$75,000 Marks the Borderline for Happiness


This is purely scientific data – the place where happiness dwells does not extend beyond the salary of $75,000.

Money, dollars

The Princeton University boffins who were wondering what happiness is built up of conducted a survey delving into the quality of life and went through more than 450,000 opinions. The correlation between a higher income and a greater feeling of happiness was obvious… until income reached the level of £50,000 ($75,000). After that happiness just ceased reacting.

While those who are still struggling to reach over the coveted $75,000 may shrug at this news, people who have passed this mark confess a change of values, with relationship issues, family life and routine life affecting their sense of well-being far more than an extra wad of money coming.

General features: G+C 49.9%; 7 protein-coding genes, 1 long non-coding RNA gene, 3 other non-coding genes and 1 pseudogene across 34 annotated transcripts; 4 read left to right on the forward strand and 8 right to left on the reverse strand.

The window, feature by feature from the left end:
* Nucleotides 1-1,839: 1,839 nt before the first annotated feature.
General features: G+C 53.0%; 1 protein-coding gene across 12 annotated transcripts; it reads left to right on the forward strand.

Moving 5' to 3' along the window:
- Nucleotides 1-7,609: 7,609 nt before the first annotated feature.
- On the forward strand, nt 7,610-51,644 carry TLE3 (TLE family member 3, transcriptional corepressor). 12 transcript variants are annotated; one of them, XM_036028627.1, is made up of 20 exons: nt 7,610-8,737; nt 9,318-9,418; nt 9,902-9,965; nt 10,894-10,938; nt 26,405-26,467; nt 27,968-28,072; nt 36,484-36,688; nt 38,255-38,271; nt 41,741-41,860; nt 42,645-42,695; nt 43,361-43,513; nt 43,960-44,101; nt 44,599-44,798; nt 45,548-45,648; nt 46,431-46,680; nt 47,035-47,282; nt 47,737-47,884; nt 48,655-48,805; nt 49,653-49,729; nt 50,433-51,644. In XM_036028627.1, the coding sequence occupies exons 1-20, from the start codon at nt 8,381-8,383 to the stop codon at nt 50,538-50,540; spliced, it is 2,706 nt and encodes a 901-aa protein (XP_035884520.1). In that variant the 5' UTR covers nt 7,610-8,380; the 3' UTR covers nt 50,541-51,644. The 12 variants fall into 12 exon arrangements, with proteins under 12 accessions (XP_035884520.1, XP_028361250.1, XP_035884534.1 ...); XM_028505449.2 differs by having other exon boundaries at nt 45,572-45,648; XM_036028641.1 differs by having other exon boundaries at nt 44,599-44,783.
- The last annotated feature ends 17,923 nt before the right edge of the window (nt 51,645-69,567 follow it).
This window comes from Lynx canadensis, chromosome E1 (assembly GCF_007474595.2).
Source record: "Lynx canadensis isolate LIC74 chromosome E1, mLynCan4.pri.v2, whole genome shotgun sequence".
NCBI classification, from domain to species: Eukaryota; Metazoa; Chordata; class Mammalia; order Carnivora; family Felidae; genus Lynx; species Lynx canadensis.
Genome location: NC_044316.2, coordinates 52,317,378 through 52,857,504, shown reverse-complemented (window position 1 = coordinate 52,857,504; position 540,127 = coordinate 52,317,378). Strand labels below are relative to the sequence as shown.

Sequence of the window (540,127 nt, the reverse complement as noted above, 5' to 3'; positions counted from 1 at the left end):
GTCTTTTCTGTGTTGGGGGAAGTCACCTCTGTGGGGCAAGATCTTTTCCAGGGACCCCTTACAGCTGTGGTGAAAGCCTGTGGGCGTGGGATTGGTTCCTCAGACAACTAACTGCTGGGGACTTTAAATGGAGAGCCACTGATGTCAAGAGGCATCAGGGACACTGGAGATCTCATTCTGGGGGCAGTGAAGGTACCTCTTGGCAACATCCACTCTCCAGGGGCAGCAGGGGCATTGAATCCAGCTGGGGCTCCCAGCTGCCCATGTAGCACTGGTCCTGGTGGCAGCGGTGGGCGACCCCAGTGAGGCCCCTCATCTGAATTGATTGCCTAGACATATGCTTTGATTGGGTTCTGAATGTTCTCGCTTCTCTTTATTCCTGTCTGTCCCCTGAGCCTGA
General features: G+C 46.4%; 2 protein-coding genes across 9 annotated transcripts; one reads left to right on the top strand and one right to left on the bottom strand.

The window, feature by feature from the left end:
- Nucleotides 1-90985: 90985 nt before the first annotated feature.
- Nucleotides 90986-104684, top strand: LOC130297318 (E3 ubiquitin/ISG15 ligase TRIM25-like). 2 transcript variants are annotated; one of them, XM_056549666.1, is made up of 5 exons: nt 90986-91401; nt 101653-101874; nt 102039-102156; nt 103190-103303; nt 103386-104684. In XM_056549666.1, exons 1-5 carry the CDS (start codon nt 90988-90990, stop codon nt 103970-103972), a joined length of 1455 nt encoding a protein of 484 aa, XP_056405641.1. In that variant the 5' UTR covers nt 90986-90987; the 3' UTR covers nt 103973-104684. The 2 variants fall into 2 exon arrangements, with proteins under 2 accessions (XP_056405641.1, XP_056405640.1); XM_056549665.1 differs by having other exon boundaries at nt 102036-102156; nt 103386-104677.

Therefore while appreciation of life and relief from strife strengthen alongside income for a certain period, after the pivot point scientists report “striking differences” in the behavior of these aspects.

A comment from Professor Daniel Kahneman says: “Beyond $75,000 higher income is neither the road to experienced happiness nor the road to the relief of unhappiness or stress.” Although, he points out, as we go down from the income sum that marks what seems to be happiness’s worth, a weakening feeling of satisfaction with life and growing stress symptoms are observed. Poverty is not good for us, and now it is scientifically proved!

Source of the image: Photl